South Shore Plaza

Today we recover from a 12-hour day of moving the exhibit across the state. It began at 7:30 am with the key lockbox at UHaul frozen shut. My husband had just been on an 18-day expedition in the Sea of Cortez, working from dawn to dusk on the water, flew home to a three-hour time difference PLUS Daylight Savings Time, loaded up new portraits at the Paint Factory in howling cold winds, and now we stood at a frozen lockbox.

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I Am More: Erin

When I was in my twenties I learned that hair could be donated to make wigs for children with alopecia. I didn’t know anything about the disease but it seemed like an easy enough thing to do, so I did it multiple times. If I had bothered to learn about alopecia I might have understood that a wig was not the easy bandaid I thought was. Erin taught me about the challenges and complexity of living without hair and the impacts we couldn’t even imagine:

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Western MA Regional Exhibit

Way back in 2020 the fourth of five regional exhibits of I Am More: Massachusetts was scheduled to be hosted at UMass Amherst to serve western Massachusetts, but we all know how that ended (Covid, if you don’t), so moving on. Here we are two years later and Iain and I have just installed the Western Massachusetts Regional Exhibit of I Am More: Massachusetts at…The Holyoke Mall at Ingleside!

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We’re Going on a Mall Tour!

The last I Am More exhibit before the pandemic was The Northshore Mall in Peabody, Massachusetts. It came about because I needed a location for the North Shore Regional Exhibit of I Am More: Massachusetts. It needed to be BIG with lots of PEOPLE in order to have the greatest impact, so I did what any professional event planner does and opened up Google Maps for the north shore, looked for the biggest dot on the map, and declared it the host.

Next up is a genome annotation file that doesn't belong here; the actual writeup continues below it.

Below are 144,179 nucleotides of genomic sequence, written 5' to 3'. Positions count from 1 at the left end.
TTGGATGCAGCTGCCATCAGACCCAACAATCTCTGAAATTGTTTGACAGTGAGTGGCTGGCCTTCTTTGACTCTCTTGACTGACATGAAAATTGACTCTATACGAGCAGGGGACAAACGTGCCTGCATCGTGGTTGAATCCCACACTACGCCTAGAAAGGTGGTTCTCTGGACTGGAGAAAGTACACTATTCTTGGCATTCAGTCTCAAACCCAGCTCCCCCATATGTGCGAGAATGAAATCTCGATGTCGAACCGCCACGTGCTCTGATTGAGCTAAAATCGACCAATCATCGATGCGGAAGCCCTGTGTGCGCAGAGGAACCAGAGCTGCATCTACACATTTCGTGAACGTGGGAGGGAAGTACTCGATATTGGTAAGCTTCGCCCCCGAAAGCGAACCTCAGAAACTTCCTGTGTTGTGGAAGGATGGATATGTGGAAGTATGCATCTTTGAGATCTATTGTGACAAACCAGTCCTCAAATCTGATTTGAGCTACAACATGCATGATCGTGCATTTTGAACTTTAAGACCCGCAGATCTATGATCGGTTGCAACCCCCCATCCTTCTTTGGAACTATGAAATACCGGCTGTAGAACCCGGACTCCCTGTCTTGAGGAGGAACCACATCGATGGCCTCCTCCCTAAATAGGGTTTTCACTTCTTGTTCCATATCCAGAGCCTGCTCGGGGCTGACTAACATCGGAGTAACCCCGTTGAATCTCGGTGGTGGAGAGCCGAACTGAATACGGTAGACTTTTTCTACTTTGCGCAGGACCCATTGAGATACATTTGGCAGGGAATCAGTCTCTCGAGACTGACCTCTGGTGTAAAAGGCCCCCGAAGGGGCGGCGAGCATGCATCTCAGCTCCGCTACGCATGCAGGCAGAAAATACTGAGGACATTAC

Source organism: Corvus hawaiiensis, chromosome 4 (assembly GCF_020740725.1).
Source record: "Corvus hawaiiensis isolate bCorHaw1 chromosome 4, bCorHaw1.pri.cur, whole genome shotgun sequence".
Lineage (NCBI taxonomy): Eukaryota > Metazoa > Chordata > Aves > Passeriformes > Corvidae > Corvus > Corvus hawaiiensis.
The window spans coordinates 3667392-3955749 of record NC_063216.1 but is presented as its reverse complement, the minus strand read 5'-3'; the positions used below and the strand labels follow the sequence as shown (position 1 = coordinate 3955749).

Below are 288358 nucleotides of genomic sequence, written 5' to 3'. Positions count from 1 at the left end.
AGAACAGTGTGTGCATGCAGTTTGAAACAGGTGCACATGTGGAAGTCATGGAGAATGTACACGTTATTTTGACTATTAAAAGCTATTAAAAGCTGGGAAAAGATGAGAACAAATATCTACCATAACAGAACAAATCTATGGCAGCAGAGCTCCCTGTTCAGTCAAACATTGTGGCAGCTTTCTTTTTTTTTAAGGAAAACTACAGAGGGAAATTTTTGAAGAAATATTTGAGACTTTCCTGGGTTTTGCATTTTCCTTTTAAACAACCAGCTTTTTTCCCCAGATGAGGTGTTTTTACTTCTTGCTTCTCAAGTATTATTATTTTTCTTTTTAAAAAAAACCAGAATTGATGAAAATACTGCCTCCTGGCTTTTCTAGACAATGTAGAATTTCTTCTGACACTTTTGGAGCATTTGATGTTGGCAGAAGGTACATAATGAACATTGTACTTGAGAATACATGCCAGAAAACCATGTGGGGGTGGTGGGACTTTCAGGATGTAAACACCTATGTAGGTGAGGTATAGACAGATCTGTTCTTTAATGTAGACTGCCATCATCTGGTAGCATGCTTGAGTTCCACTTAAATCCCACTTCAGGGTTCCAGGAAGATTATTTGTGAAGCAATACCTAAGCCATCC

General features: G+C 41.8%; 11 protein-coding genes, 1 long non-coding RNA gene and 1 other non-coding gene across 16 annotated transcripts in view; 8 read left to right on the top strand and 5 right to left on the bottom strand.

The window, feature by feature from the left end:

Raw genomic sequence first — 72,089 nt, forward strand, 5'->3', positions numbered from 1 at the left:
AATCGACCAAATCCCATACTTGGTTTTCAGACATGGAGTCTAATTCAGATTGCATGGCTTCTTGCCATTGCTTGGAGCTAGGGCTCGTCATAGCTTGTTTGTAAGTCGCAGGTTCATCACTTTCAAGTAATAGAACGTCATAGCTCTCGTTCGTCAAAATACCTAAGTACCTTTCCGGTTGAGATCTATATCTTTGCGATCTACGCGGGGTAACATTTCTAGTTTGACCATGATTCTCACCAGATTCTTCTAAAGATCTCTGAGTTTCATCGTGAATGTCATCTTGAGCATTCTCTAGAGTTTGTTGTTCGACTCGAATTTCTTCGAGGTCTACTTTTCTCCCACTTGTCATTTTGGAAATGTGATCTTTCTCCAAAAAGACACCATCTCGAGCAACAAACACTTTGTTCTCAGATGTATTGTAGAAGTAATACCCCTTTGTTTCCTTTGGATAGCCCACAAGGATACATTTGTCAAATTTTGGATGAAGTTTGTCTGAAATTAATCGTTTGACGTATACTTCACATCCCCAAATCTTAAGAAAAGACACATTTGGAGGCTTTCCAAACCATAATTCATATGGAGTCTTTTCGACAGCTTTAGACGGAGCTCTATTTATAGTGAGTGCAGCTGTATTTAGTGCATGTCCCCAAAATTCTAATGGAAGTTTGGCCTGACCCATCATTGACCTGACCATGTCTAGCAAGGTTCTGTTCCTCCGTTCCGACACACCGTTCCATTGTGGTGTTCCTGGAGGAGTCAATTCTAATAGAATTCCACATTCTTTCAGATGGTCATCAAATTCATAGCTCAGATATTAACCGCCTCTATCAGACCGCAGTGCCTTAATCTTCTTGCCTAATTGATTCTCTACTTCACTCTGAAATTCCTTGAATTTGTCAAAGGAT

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I Am More: Kate

One of our favorite places to walk the dog is the Sunset Mountain Trail in West Gloucester that ends at the Mt. Jacob Cemetery. It’s a small Jewish cemetery at the edge the woods; small enough to get to know the stones as you pass through. There is one that is different from any I had ever seen before–it’s hollow, an oval carved out of a rectangle, rough enough that you could almost believe it occurred naturally. It moves me every time I see it. When I first met with Kate to discuss her experiences as a widow, she showed me a manuscript she had written of a memoir. There were short, sweet memories of her life with “my Mitch,” and illustrations of the objects that made up her new life. As she was showing me each one she said, “Here is his gravestone,” and there was a little ink sketch of a hollow stone; an oval carved out of a rectangle. The care and significance that she put into every detail of their life together resonated with me in that cemetery before I even knew her.

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I Am More: Jerri

Lately the word “paradox” has been following me around, trying to make me understand it without success. One of the Merriam-Webster definitions of a paradox is “one (such as a person, situation or action) having seemingly contradictory qualities or phases.” When I sat down to write this I realized Jerri is a paradox. The most composed, pleasant, polite, and organized person described a life filled with trauma, disorder and disease. When we first began talking about collaborating she laughed and said, “Do you have a limit on challenges?”

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The Making of Jonathan

Jonathan’s I Am More portrait is one of the ones that kills me that you can’t see it in person, because the little photo on this blog is a really inadequate representation of the actual portrait. It’s the same with Chris and Friends, Justin, and Sophie. The subject matter in each (five people, a Crossfit gym, a full-body pose) required room for me to maneuver. Jonathan’s was different because his was the journey of a failed game of Twilight Zone pinball.

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I Am More: Jonathan

It’s been two years since I added a new portrait to I Am More. We’ve been through a hell of a lot since then, and as we all stand around dumfounded, trying to figure out who we are anymore, I decided I missed this project. When I put the call out for new volunteers there was a deafening…silence from the crowd. Just because I felt the calling doesn’t mean anybody else did. So I turned to a trusted friend, one of my oldest, to see if he would dip his toes in with me, and share what he had discussed with me over the pandemic. He has cheered me on from the beginning, and has also given birth to his own creative project, on top of being a successful voiceover artist (the Voice of SiriusXM’s 70s on 7, it’s exciting EVERY time!). He said he would be honored, so I said, go and make some videos of yourself doing something you love. And that love is…Twilight Zone pinball. Thanks, Jonathan, for lending your voice to reignite this project, and to your friend for capturing you in all your pinball glory (or defeat, it appears to be defeat).

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